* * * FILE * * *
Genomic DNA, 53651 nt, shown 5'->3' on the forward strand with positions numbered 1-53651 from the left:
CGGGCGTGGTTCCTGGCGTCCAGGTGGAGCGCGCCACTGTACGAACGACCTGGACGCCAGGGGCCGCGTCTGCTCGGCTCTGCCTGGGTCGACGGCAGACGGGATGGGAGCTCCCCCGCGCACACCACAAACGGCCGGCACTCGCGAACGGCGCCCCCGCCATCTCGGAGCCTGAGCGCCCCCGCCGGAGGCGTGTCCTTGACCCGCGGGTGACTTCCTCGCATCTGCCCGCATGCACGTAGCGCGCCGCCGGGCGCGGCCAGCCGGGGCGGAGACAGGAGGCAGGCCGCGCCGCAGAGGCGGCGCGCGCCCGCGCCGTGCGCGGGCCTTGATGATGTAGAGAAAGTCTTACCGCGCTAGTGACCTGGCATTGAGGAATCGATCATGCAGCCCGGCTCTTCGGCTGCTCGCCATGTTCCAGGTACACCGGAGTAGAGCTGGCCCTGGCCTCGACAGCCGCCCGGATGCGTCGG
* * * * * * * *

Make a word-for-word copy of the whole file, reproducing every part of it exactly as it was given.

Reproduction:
Genomic DNA, 53651 nt, shown 5'->3' on the forward strand with positions numbered 1-53651 from the left:
CGGGCGTGGTTCCTGGCGTCCAGGTGGAGCGCGCCACTGTACGAACGACCTGGACGCCAGGGGCCGCGTCTGCTCGGCTCTGCCTGGGTCGACGGCAGACGGGATGGGAGCTCCCCCGCGCACACCACAAACGGCCGGCACTCGCGAACGGCGCCCCCGCCATCTCGGAGCCTGAGCGCCCCCGCCGGAGGCGTGTCCTTGACCCGCGGGTGACTTCCTCGCATCTGCCCGCATGCACGTAGCGCGCCGCCGGGCGCGGCCAGCCGGGGCGGAGACAGGAGGCAGGCCGCGCCGCAGAGGCGGCGCGCGCCCGCGCCGTGCGCGGGCCTTGATGATGTAGAGAAAGTCTTACCGCGCTAGTGACCTGGCATTGAGGAATCGATCATGCAGCCCGGCTCTTCGGCTGCTCGCCATGTTCCAGGTACACCGGAGTAGAGCTGGCCCTGGCCTCGACAGCCGCCCGGATGCGTCGG